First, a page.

Dollar holds gains as trade hopes rise, impeachment risk ebbs
By Tom Westbrook
SINGAPORE (Reuters) – The dollar found broad support on Thursday as investors welcomed U.S. President Donald Trump’s hints of progress toward a trade deal with China and discounted the prospect of an impeachment probe making much headway in the short term.
The dollar index (DXY) posted its sharpest daily gain in three months overnight and held steady in Asian trade.
The greenback also held gains on the euro and pound, steadying near two-week highs. A euro (EUR=EBS) bought $1.0951 at 0105 GMT. The dollar hovered near a three-week high against the Australian dollar, which bought $0.6749 .
“It’s a pretty decent move really,” said Nick Twidale co-founder of Sydney-based trade finance provider Xchainge, who said it was driven by optimism for a U.S.-China trade deal and markets’ shifting the prospect of impeachment to the long-term.
“Markets shrug these things off very, very quickly and we move on to the next stuff. As it moves on, it’s going to be interesting, but we have to go back to the fundamentals and fundamentals are going to push the dollar higher over time.”
Sterling nursed losses at $1.2359, after dropping more than 1% overnight as investors priced in many more months of Brexit and election risk.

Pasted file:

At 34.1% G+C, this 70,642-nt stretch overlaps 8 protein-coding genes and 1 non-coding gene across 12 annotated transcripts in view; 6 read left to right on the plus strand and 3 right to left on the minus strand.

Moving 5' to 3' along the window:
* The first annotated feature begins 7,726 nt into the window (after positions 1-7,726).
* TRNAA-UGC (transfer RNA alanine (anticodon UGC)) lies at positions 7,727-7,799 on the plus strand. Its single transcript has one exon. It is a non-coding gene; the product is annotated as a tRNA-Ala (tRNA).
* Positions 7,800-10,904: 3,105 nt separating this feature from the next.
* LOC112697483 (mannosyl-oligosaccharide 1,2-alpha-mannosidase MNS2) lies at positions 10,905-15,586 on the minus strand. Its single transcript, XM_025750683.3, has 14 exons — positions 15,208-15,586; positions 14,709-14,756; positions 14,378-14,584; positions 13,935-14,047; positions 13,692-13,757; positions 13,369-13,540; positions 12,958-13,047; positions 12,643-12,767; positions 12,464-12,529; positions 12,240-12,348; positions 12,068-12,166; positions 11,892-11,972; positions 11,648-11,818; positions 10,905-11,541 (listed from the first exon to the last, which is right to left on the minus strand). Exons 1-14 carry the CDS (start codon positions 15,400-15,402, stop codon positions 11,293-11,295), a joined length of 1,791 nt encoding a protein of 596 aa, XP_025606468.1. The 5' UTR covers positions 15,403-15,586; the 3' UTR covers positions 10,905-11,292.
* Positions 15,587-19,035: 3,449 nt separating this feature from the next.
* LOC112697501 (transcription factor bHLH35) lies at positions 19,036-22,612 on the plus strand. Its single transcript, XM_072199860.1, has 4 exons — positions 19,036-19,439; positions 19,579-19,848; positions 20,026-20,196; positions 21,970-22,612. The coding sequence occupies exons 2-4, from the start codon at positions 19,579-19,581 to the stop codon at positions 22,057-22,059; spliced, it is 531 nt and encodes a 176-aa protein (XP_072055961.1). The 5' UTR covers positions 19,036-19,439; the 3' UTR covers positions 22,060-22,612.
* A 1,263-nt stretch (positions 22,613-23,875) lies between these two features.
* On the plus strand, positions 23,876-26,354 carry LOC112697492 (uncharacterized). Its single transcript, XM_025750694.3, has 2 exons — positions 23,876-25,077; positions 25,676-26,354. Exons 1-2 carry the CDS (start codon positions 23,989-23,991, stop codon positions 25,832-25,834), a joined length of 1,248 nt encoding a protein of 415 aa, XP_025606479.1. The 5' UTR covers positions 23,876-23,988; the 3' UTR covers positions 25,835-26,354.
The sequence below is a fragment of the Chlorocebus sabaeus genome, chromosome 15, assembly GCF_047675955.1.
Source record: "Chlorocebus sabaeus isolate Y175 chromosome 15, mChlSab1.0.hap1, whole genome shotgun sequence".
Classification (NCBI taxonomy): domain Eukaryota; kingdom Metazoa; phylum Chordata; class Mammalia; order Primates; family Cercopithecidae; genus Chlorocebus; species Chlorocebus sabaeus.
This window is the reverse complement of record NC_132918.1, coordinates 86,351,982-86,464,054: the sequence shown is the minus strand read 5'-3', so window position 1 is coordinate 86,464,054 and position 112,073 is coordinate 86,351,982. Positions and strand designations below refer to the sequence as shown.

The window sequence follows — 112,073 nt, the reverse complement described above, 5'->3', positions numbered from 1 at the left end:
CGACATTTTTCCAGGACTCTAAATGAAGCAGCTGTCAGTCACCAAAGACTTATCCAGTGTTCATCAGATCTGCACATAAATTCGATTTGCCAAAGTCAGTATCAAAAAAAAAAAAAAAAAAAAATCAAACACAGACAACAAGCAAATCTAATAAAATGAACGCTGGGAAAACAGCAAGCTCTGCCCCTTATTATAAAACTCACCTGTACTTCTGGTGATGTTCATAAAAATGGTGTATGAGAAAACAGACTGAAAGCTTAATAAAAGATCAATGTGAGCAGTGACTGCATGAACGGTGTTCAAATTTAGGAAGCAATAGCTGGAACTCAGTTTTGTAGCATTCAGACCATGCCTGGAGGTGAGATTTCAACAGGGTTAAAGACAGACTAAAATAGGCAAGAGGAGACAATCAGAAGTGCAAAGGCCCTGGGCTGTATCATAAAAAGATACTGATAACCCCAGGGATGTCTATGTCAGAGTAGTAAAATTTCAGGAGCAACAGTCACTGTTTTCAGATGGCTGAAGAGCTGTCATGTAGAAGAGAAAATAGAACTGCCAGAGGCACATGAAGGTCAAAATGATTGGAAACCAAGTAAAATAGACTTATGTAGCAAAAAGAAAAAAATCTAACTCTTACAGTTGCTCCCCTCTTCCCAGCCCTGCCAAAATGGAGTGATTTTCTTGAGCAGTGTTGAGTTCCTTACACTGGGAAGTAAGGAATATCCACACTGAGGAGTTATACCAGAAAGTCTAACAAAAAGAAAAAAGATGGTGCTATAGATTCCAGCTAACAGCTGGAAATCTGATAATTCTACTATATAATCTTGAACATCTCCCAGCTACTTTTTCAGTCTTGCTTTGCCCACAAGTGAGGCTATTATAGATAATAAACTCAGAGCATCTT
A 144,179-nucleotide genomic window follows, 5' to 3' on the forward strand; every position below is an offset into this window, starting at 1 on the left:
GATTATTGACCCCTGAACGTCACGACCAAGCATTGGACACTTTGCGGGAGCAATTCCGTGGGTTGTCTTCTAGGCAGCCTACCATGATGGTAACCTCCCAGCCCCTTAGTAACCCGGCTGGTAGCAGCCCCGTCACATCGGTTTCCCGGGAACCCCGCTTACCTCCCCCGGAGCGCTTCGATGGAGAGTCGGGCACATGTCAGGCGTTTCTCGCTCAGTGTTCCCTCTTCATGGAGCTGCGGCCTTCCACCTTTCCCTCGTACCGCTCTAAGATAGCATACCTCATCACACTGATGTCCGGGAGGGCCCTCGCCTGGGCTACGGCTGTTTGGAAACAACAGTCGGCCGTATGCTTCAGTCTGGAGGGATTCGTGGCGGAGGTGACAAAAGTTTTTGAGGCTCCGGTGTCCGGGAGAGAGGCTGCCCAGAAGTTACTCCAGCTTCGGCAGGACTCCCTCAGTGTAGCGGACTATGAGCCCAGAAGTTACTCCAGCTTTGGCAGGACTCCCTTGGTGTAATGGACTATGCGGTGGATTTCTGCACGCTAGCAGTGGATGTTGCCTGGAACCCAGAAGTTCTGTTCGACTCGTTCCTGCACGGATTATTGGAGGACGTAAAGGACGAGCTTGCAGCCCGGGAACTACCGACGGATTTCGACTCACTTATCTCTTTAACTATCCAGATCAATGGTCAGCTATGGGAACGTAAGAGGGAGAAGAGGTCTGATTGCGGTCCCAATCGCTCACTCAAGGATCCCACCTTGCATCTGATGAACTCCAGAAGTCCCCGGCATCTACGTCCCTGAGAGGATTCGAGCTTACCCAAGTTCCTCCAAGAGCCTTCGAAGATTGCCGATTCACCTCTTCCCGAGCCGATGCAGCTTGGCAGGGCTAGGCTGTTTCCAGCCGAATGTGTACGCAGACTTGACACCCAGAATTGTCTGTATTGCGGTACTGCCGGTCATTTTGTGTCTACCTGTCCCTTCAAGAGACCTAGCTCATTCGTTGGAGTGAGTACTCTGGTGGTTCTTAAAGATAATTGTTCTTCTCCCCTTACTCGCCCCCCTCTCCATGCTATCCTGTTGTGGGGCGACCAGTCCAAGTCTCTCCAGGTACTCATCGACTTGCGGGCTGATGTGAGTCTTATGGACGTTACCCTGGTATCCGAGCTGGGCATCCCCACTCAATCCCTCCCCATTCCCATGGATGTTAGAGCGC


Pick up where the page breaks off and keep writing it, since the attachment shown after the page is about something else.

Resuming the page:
The greenback had been sold when U.S. House of Representatives Speaker Nancy Pelosi said the Democratic-led chamber was launching an impeachment inquiry over Trump’s handling of a call to Ukranian President Volodymyr Zelenskiy.
A summary of the call subsequently released by the administration showed Trump pressed Zelenskiy to investigate former Vice President Joe Biden – Trump’s leading Democratic rival – but did not show Trump threatening to withhold aid.
The House inquiry could trigger a trial in the Senate on whether to remove Trump from office, though that is seen as unlikely to succeed because Republicans control the Senate.
Trump also on Wednesday stoked hopes for a trade deal by telling reporters in New York that the U.S. and China were having “good conversations” and that an agreement “could happen sooner than you think”.
“This was enough to turn the risk tide,” said Michael McCarthy, chief market strategist at brokerage CMC Markets in Sydney of the president’s comments.
It set trade-exposed risk currencies such as the New Zealand dollar and the Aussie drifting higher, though the strong dollar capped gains to below 0.1%.
Signs of a rebound in the U.S. housing market on Wednesday, when data showed August sales of new single-family homes rose more than expected, further buttressed the dollar. Few market-moving data releases are scheduled on Thursday.
Against a basket of currencies (DXY) the dollar held around 98.959, just below a two-week peak. The safe-haven yen steadied at 107.71 per dollar.
The Chinese yuan was flat in offshore trade at 7.1278 after falling 0.3% overnight.